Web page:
By TOM JOYCE
THE CENTER SQUARE CONTRIBUTOR
(The Center Square) – Local governments in California are receiving a significant amount of money from fines and fees, a new report shows.
Local governments in California collected $1,260,017,000 in fines and fees in 2020, a Reason Foundation report found. It is the second-highest dollar total of any state in the country, behind New York ($1,406,051,000). California also ranks sixth per capita ($31.87) in terms of this revenue-collecting method.
Across the country in 2020, local governments amassed $8,948,454,000 in revenue from fines and fees; that’s $27 per person.
Some communities in California were more aggressive than others in collecting revenue this way. Hermosa Beach City, for example, generated 5.2% of its revenue from fines and fees; that’s $107 per capita. Other nearby cities like Hawthorne City ($66 per capita) and Los Alamitos City ($69 per capita) also collected more than 5% of their revenue this way in 2020, according to the report.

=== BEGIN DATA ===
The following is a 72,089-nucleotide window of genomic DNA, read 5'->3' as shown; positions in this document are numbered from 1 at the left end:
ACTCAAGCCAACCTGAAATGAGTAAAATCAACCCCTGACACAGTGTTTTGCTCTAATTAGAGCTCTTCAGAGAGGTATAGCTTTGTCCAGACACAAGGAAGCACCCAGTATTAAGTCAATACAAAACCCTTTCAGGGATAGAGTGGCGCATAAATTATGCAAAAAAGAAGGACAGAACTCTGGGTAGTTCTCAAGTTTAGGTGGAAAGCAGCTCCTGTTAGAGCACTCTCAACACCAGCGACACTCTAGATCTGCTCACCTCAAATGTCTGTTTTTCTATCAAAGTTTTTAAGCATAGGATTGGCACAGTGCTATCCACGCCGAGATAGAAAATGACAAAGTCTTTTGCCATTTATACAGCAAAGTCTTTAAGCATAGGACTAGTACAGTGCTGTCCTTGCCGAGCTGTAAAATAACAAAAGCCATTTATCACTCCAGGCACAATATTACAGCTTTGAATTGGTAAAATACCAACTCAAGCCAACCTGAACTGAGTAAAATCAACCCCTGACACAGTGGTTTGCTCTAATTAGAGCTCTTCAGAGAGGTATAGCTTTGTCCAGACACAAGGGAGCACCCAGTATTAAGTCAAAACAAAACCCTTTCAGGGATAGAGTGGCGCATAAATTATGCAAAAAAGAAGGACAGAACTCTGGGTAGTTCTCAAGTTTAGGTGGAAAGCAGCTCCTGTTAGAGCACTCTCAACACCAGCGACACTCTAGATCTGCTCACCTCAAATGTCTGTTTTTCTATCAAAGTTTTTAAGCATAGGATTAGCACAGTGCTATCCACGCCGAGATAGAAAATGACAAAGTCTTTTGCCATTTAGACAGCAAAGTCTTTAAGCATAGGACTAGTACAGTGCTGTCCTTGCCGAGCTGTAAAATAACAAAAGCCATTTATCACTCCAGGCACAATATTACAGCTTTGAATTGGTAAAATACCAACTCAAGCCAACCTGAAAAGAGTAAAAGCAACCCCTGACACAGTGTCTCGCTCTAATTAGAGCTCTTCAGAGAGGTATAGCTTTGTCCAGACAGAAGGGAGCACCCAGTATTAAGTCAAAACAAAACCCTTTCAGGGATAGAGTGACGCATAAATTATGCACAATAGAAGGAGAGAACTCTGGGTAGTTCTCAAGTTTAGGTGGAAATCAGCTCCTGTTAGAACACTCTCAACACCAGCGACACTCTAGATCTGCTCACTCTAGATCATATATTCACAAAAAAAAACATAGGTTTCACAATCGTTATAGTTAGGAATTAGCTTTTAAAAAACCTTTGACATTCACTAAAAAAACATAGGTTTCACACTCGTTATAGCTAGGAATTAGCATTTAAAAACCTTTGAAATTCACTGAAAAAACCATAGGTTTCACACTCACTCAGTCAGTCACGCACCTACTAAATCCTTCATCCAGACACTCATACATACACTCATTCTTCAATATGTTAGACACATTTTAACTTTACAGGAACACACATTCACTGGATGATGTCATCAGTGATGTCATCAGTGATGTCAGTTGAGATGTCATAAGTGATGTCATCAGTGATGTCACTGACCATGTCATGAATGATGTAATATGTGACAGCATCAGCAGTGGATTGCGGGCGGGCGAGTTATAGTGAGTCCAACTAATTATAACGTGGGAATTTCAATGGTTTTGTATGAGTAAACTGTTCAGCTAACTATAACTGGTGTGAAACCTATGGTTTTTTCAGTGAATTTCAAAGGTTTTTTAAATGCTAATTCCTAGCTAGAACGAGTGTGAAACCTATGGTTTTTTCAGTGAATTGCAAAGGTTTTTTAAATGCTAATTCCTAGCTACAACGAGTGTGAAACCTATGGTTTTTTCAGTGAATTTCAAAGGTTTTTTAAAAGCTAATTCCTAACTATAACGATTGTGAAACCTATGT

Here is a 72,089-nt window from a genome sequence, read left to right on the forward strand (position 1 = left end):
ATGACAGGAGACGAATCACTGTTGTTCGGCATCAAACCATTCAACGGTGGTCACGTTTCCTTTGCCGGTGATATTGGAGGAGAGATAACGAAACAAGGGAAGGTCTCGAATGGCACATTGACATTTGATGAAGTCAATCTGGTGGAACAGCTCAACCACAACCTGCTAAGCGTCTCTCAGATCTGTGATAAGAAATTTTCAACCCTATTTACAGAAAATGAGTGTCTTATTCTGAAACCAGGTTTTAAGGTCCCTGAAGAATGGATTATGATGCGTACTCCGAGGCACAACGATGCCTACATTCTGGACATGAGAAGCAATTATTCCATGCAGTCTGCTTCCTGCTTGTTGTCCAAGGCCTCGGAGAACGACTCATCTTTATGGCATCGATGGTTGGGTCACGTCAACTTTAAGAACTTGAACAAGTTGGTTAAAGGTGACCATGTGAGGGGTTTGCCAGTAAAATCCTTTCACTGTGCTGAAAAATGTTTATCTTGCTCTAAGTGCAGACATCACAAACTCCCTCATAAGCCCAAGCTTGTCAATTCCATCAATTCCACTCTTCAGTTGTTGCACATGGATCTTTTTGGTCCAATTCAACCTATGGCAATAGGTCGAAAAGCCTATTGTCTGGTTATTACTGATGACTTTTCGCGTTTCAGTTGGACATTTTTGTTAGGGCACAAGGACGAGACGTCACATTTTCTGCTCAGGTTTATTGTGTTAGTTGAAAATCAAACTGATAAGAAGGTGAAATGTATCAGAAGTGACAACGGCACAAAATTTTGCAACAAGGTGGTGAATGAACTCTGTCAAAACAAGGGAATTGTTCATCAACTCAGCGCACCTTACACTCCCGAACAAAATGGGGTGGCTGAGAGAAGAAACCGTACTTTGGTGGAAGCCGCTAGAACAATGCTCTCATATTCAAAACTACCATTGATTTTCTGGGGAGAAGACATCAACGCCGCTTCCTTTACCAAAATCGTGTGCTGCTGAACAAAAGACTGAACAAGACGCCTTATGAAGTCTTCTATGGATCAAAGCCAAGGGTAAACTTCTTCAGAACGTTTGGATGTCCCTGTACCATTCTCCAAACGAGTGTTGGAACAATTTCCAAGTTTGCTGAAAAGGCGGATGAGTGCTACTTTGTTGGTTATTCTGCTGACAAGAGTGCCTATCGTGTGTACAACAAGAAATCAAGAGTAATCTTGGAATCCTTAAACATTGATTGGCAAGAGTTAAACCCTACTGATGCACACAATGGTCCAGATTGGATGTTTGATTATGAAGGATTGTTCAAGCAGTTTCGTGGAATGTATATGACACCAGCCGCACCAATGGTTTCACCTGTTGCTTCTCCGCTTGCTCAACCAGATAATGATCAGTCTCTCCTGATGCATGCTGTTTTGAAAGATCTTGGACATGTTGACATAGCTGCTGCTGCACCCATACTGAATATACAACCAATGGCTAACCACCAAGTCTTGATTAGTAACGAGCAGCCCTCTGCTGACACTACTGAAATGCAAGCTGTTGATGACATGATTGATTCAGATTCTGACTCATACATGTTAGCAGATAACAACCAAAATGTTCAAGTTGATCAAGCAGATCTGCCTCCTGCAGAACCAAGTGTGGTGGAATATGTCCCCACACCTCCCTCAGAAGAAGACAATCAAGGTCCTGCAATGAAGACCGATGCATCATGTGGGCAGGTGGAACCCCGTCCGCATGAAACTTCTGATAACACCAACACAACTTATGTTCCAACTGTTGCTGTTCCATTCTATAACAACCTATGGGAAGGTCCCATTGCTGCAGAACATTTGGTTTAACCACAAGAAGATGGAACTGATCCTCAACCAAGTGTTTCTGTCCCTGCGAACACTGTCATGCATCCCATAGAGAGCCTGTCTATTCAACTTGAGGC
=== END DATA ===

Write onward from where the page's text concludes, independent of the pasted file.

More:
These communities in California were collecting far more revenue through fines and fees than the bottom five states on the list. Local governments in five states collected less than $3 per capita from fines and fees in 2020. Those states included: Nebraska, New Hampshire, Connecticut, Maine, and Kentucky.
Reason Foundation recommends that local governments fund alternative sources of funding rather than relying on fines and fees. Its report argues that such fees are not only an inefficient way to fund the government but are also regressive.
“While most governments do not derive a significant portion of their general revenues from fines and fees, some are almost entirely dependent on them,” the report says. “Nonetheless, fines and fees are not a reliable source of revenue.
“Moreover, using fines and fees to directly fund courts, law enforcement agencies, or other government activities can result in undesirable conflicts of interest,” the report adds. “In addition to these fiscal considerations, fines and fees have devastating consequences on low-income individuals, racial minority groups, and juveniles and their families.”